Elsa Morante Quotes
“Quelli come te, che hanno due sangui diversi nelle vene, non trovano mai riposo né contentezza; e mentre sono là, vorrebbero trovarsi qua, e appena tornati qua, subito hanno voglia di scappar via. Tu te ne andrai da un luogo all’altro, come se fuggissi di prigione, o corressi in cerca di qualcuno; ma in realtà inseguirai soltanto le sorti diverse che si mischiano nel tuo sangue, perché il tuo sangue è come un animale doppio, è come un cavallo grifone, come una sirena. E potrai anche trovare qualche compagnia di tuo gusto, fra tanta gente che s’incontra al mondo; però, molto spesso, te ne starai solo. Un sangue-misto di rado si trova contento in compagnia: c’è sempre qualcosa che gli fa ombra, ma in realtà è lui che si fa ombra da se stesso, come il ladro e il tesoro, che si fanno ombra uno con l’altro.”
“Man, by his very nature, tends to give himself an explanation of the world into which he is born. And this is what distinguishes him from the other species. Every individual, even the least intelligent, the lowest of outcasts, from childhood on gives himself some explanation of the world. And with it he manages to live. And without it, he would sink into madness.”
“Dunque, pare che alle anime viventi possano toccare due sorti: c'è chi nasce ape, e chi nasce rosa...
Che fa lo sciame delle api, con la sua regina? Va, e ruba a tutte le rose un poco di miele, per portarselo nell'arnia, nelle sue stanzette. E la rosa? La rosa l'ha in se stessa, il proprio miele: miele di rose, il più adorato, il più prezioso! La cosa più dolce che innamora essa l'ha già in se stessa: non le serve cercarla altrove. Ma qualche volta sospirano di solitudine, le rose, questi esseri divini! Le rose ignoranti non capiscono i propri misteri.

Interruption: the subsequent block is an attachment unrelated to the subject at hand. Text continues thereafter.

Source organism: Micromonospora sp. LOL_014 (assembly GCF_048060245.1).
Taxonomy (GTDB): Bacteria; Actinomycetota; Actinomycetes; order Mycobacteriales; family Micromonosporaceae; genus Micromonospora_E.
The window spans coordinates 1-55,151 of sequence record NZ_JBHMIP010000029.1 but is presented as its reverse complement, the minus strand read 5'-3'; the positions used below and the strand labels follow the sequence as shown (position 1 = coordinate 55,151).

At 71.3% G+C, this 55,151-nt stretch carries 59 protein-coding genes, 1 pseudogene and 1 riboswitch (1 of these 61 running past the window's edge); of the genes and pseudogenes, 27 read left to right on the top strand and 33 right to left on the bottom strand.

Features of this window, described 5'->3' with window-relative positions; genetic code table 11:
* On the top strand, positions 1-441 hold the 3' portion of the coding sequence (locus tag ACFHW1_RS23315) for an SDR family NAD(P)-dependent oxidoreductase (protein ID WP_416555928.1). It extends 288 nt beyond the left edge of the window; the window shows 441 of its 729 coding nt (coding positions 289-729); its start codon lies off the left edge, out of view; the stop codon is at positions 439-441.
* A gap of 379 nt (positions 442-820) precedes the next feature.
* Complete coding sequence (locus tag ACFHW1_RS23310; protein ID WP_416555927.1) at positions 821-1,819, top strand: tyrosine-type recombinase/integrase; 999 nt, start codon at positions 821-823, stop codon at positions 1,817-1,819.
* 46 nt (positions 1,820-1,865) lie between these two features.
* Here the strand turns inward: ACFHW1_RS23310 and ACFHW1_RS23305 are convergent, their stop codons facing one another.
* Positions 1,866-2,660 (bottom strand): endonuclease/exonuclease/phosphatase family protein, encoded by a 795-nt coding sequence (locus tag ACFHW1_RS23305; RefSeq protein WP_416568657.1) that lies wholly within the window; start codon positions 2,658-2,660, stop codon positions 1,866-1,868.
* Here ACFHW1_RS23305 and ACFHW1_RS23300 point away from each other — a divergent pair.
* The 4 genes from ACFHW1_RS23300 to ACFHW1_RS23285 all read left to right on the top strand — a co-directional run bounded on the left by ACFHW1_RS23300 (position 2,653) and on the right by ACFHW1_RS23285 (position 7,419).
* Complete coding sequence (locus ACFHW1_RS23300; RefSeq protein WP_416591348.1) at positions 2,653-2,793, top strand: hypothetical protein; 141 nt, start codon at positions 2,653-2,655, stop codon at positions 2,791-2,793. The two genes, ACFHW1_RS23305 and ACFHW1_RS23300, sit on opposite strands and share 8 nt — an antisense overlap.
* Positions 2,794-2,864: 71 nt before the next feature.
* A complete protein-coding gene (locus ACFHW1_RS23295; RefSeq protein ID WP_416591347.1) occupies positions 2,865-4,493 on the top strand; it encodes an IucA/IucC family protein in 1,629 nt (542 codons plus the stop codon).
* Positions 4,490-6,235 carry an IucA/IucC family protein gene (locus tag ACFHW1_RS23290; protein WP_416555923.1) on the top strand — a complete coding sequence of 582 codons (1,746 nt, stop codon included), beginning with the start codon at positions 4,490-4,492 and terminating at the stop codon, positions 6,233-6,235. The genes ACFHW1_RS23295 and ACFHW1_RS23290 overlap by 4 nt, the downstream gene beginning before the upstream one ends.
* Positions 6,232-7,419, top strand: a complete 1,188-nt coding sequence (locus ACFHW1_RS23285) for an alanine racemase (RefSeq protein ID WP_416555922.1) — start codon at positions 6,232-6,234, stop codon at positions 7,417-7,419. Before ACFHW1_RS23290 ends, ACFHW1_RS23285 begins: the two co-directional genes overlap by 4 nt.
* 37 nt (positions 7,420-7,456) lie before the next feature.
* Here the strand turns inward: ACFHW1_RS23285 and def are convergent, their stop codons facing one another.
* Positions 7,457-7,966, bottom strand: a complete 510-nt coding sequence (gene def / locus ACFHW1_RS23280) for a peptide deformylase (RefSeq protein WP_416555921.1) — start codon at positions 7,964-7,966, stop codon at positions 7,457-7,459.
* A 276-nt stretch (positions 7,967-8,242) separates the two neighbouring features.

La prima di tutte le rose è Dio.
Fra le due: la rosa e l'ape, secondo me, la più fortunata è l'ape. E l'Ape Regina, poi, ha una fortuna sovrana! Io, per esempio, sono nato Ape Regina. E tu, Wilhelm? Secondo me, tu, Wilhelm mio, sei nato col destino più dolce e col destino più amaro:
tu sei l'ape e sei la rosa.”
“How strange and unnatural destiny is. I married a man eight years younger than myself, and according to the law of nature I should have been the first to die, with Him at my side. Instead, it was my destiny to witness His death.'
In speaking of Giuseppe, she always wrote Him, with a capital letter. Her style was prolix, repetitive, but with a certain academic nobility; and her handwriting was elongated, fine, even elegant. (However, in her final decline, her letters grew shorter and her written words, all shaky and twisted, groped across the page, uncertain of their direction.)”
“Ma no, anche l’estate, invece, sarebbe tornata immancabilmente, uguale al solito. Non la si può uccidere, essa è un drago invulnerabile che sempre rinasce, con la sua fanciullezza meravigliosa. Ed era un’orrida gelosia che mi amareggiava, questa: di pensare all’isola di nuovo infuocata dall’estate, senza di me!”
“She was still obliged to leave the house every day, on her usual hunt for food; and especially on days of bad weather she had no other solution but to leave Useppe alone, his own guard, locking him in the room. It was then that Useppe learned to pass time thinking. He would press both fists to his brow and begin to think. What he thought about is not given to us to know; and probably his thoughts were imponderable futilities. But it's a fact that, while he was thinking in this way, the ordinary time of other people was reduced for him almost to zero. In Asia there exists a little creature known as the lesser panda, which looks like something between a squirrel and a teddy bear and lives on the trees in inaccessible mountain forests; and every now and then it comes down to the ground, looking for buds to eat. Of one of these panda it was told that he spent millennia thinking on his own tree, from which he climbed down to the ground every three hundred years. But in reality, the calculation of such periods was relative: in fact, while three hundred years had gone by on earth, on that panda's tree barely ten minutes had passed.”
“Tutti sarebbero belli, liberi e spensierati, e amarsi vorrebbe dire soltanto: rivelarsi, l'uno all'altro, quanto si è belli. L'amore sarebbe una delizia disinteressata, una gloria perfetta: come guardarsi allo specchio; sarebbe... una cattiveria naturale e senza rimorso, come una caccia meravigliosa in un bosco reale. L'amore vero è così: non ha nessuno scopo e nessuna ragione, e non si sottomette a nessun potere fuorché alla grazia umana.”